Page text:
A United States helicopter fired rockets into a crowded Shiite neighborhood of eastern Baghdad on Thursday, killing a young woman, after the aircraft was fired on, the U.S. command said. The military also said five U.S. troops died in separate attacks. A roadside bomb blast killed three U.S. soldiers south of Baghdad on Wednesday, while a fourth soldier died the same day from wounds sustained in a small-arms fire attack in the capital's southwest, the military said. A U.S. Marine was fatally wounded Wednesday during combat near the western city of Fallujah.
The deaths were the first of U.S. personnel reported since Jan. 28 and took the total of U.S. military deaths to 2,247 since the Iraq war began in March 2003, according to an Associated Press count.
Thursday's early morning attack in the vast eastern Baghdad area of Sadr City damaged several houses and cars and both residents and Shiite politicians, who condemned the U.S. attack as reckless and provocative.
The U.S. military said the exchange of fire took place at about 1 a.m. as U.S. troops were pursuing a "known terrorist associated with Ansar al-Sunnah," a Sunni militant group that has claimed responsibility for numerous suicide attacks and beheadings. "As troops were leaving the area in a U.S. military helicopter, men on a nearby rooftop began firing at the aircraft," said military spokesman Sgt. Stacy Simon. "The helicopter returned fire with guns and rockets."
The military had no details on casualties, but Sadr City resident Abdul-Hussein Shanoof said his 20-year-old daughter, housewife Ikhlas Abdul-Hussein, was killed. Shanoof was also wounded, along with another woman and a 2-year-old child.
Footage showed Shanoof's house with a large hole that had been blasted through his roof and rubble scattered inside.
"At night the aircraft bombed this and that house. One girl died.
The aircraft remained bombing us until morning," a Sadr City resident, who declined to identify himself, told Associated Press Television News.
U.S. soldiers detained two unidentified people before the attack inside Sadr City, the power base of radical anti-U.S. Shiite cleric Muqtada al-Sadr. The area was the scene of fierce clashes between Shiite militiamen and American forces in 2004 through to early 2005.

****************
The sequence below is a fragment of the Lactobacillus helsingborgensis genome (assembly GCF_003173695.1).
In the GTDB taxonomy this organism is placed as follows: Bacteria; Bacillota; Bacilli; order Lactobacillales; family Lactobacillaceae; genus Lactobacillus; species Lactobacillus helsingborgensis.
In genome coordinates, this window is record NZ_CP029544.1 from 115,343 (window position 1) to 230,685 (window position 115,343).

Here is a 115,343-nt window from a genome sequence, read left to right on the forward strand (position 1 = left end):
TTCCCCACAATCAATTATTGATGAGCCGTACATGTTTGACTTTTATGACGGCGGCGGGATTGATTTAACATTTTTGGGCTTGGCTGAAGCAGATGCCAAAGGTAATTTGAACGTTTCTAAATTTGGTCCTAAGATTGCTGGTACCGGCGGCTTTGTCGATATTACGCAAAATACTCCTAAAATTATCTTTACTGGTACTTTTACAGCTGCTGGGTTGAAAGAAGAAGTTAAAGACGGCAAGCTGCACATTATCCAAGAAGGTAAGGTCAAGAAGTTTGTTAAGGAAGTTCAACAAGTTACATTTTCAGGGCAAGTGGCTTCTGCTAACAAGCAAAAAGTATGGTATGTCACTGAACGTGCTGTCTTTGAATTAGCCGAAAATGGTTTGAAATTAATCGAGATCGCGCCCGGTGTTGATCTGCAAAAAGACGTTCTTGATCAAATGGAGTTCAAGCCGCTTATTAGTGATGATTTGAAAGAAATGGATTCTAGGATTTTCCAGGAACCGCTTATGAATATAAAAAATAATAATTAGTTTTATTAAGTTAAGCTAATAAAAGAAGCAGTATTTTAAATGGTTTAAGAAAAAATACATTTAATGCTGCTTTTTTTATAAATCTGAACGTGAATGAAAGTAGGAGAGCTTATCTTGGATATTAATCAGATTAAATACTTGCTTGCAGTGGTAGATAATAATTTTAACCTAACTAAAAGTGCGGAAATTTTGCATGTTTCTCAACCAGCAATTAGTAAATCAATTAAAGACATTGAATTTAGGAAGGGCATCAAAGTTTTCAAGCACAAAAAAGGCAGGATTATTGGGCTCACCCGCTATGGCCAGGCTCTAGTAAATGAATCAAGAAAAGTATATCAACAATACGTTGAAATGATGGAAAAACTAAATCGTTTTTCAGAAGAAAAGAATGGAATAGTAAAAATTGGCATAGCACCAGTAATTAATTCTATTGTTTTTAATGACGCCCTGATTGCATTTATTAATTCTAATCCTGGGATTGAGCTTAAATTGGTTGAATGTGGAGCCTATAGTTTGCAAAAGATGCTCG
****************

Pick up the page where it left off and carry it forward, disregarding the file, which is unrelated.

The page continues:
But American forces have been recently holding up the neighborhood as a model of improving relations between the U.S. military and the Iraqi community.
Transport Minister Salam al-Maliki, an al-Sadr supporter, condemned the U.S. attack and demanded compensation for victims.
"These military operations aim at weakening the supporters of the Sadrist movement, are considered provocative and represent a clear violation against the security situation in the country," al-Maliki told The Associated Press in the southern city of Basra.
In Baghdad, another Sadr supporter, Shiite lawmaker Falah Hassan Shanshal, accused the U.S. of trying to "draw the Sadr movement into a new fight to affect our participation in the political process."
"The occupation is trying to shake the United Iraqi Alliance after their successful election results," said lawmaker Bahaa al-din al-Araji, another al-Sadr supporter and senior member of the alliance, the major Shiite bloc that fared best in the Dec. 15 parliamentary polls.
Shiites dominate the outgoing government and are sure to play the major role in the next one since a coalition of religious Shiite parties won the largest bloc of seats in the Dec. 15 elections.
The attack came as neither Saddam nor any of his seven co-defendants attended Thursday's session of the trial in protest of the new chief judge chairing the hearings. The eight are being accused of involvement in the 1982 killings of more than 140 Shiite Muslims in Dujail, north of Baghdad. The session lasted just under two hours and the trial was adjourned until Feb. 13.
Saddam's defense team want judge Raouf Abdel-Rahman to step down after accusing him of having a "personal feud" with the ex-president because the judge was born in Halabja, a Kurdish village hit by a poison gas attack allegedly ordered by Saddam in 1988. Some 5,000 Kurds were killed, including several of Abdel-Rahman's relatives. U.S. and Iraqi authorities had hoped the Saddam trial would proceed smoothly and lead to a calming of Iraq's rampant insurgency, which is fanned in the main by loyalists of the former president, Sunni Arab militants and opponents of the U.S.-led military presence.
But the violence continued Thursday with two roadside bomb blasts targeting an American patrol and damaging two Humvees in Tarmiyah, 50 kilometers (30 miles) north of Baghdad, said police Lt. Ali al-Bayati. The U.S. military said there were no American casualties.
Another roadside bomb blast killed three Iraqi Army soldiers in eastern Baghdad's Ghazaliyah neighborhood, said army Maj. Moussa Abdul Karim. Insurgents fired three mortar rounds at the Oil Concentrating Complex, 45 kilometers (30 miles) west of Kirkuk, triggering a fire but causing no casualties, police Capt. Farhad Talabani said. The plant is used for cleaning and processing crude oil, processing about 150,000 barrels of the crude oil a day from the northern oil fields before shipment to refineries, the Northern Oil Company said. U.S. troops sealed off the site as firefighters struggled to extinguish the blaze. Oil Ministry spokesman Assem Jihad confirmed the attack, but said work at complex had stopped about a week ago following an earlier attack of the main pipeline that feeds crude oil from the northern oil fields, reports the AP.
Bodies of military personnel with American and Polish chevrons on uniforms were found in Avdiivka, adviser to the head of the Donetsk People's Republic said